After Attessa IV hits the water in October, there’s still work to be done. The accommodations for 16 (including the owners) and 25 crew need to be fully outfitted, for example, as do the private cinema and spa area. The latter includes a beauty salon, massage room, steam room, sauna, and gym. McCumber says the skylounge will be “amazing,” featuring a blown glass chandelier created by the famed glass artist Dale Chihuly. Exterior areas will be expansive, all the better to enjoy the anticipated 25-knot top speed and continuous cruise speed of 18 knots. (Dialed back to 14 knots, Attessa IV should see a 5,000-nautical-mile range.) McCumber expects the Washington Yachting Group team will take a few months to complete everything.

Not that he’s in a rush to see Attessa IV depart, as he enjoys rebuilds. He actually prefers them over new construction, since “we have complete control and everyone in the yard works for us. You have a lot more influence on the finished product.” McCumber and Washington seem to be like-minded in that regard. The captain says his boss benefits from being able to “do whatever he wants” and “has a great eye for design, and he loves the project.”

“I think you will really like his latest vision,” McCumber tells me. I have a feeling I will indeed. Stay tuned.

Palmer Johnson Closes UK Operations

In a sign of the times, more than 100 craftspeople that Palmer Johnson hired for its UK-based yacht-building operations have been laid off.

Both the Daily Echo newspaper and Boating Business magazine reported earlier this week that the yard in Hythe, on the southern coast of England, planned to release 110 employees and shut its doors. It’s the same facility that recently launched the first 51-meter Sport Yacht. Boating Business further reported rumors that some employees staged a walkout in the days prior because they hadn’t been paid, and suppliers also reportedly hadn’t been paid. Boating Business attempted several times to contact Lee Archer, director of the facility, for comment but indicated that the phone went unanswered.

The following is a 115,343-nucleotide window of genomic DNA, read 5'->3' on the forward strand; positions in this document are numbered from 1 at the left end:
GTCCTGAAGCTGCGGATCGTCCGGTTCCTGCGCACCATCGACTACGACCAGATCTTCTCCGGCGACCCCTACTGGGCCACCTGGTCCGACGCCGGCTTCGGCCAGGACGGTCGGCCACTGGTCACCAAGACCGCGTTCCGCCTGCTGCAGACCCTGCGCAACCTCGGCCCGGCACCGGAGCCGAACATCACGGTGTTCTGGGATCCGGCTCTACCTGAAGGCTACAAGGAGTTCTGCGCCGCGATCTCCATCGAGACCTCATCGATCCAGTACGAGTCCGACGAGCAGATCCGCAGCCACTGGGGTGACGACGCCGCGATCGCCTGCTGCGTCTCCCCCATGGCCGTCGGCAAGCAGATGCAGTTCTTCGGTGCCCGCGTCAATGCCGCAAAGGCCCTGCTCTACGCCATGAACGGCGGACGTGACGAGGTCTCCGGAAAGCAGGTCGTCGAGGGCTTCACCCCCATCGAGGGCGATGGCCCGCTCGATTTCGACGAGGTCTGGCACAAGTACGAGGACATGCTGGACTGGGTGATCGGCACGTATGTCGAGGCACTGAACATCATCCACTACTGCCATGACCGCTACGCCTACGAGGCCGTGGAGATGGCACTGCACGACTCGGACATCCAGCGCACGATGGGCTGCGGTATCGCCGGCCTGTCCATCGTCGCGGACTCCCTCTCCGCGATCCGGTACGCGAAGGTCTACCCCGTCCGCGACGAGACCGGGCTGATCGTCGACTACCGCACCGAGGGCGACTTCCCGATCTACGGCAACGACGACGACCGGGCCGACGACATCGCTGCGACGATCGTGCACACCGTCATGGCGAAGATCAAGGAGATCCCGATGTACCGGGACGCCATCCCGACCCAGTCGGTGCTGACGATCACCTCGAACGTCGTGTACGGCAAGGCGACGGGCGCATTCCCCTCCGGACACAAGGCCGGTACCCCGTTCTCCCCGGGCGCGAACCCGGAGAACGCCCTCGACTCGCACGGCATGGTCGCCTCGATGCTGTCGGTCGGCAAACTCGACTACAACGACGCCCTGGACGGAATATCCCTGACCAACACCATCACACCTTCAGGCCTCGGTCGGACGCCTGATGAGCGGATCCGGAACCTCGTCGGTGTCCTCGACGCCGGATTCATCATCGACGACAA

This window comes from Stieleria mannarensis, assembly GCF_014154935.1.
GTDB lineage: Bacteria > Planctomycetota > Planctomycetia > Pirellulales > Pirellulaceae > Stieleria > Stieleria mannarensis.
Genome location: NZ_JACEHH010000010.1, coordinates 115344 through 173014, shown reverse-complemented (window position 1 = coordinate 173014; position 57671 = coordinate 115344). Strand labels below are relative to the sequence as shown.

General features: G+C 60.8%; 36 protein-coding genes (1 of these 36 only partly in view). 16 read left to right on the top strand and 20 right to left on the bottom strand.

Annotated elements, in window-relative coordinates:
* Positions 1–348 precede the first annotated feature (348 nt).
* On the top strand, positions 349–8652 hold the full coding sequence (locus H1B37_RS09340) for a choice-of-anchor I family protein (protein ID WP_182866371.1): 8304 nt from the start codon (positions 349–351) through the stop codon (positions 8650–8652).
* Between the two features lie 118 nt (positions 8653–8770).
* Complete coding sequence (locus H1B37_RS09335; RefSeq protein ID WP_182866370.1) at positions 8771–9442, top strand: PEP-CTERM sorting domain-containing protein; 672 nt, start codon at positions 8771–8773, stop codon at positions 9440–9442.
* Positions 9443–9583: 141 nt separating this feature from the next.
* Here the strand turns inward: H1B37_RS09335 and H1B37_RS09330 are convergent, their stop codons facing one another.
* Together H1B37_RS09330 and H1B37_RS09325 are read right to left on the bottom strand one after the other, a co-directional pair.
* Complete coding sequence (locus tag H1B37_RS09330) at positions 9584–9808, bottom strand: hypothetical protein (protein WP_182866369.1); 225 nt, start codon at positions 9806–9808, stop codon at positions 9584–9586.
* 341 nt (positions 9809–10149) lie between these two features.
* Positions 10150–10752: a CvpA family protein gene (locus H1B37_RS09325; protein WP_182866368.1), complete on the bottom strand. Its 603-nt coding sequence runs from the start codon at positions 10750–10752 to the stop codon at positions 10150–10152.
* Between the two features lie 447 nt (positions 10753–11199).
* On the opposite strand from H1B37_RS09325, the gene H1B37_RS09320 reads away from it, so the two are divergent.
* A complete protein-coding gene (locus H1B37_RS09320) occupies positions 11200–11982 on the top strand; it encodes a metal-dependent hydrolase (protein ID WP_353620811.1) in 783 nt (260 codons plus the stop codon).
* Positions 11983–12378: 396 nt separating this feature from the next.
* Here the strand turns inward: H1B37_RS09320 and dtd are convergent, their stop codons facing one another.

However, Mike Kelsey, Jr., president of Palmer Johnson, confirmed the layoffs and shut-down in a statement on Tuesday afternoon. The statement further added:

The company had also been planning to build a new facility in the former VT shipyard in Woolston, Southampton. The Wisconsin-based builder, which received planning permission to build the yard last month, had forecast the creation of about 800 local jobs. “We have decided that with the world economy as it is, along with excess capacity offered by our base in the United States at the Wisconsin Shipyard, that we would wind down the UK operations at this time and move the entire Sportyacht program to the Palmer Johnson facility in Wisconsin,’ said Mike Kelsey, Palmer Johnson president.

It’s a sad turn of events from early 2008, when Palmer Johnson unveiled plans to begin yacht construction both there and in the nearby town of Woolston, at a facility formerly occupied by Vosper Thornycroft. Eight hundred jobs were expected to be created. Local officials and media celebrated the plans, in light of hundreds of layoffs previously made by large firms that had operated there. Furthermore, they saw it as bolstering the marine-industry operations in and around Southampton. Sunseeker has long had a presence there, and Lloyds Register relocated its headquarters to Southampton from London. It created 100 new jobs, complementing the 450 employees transferred in the process.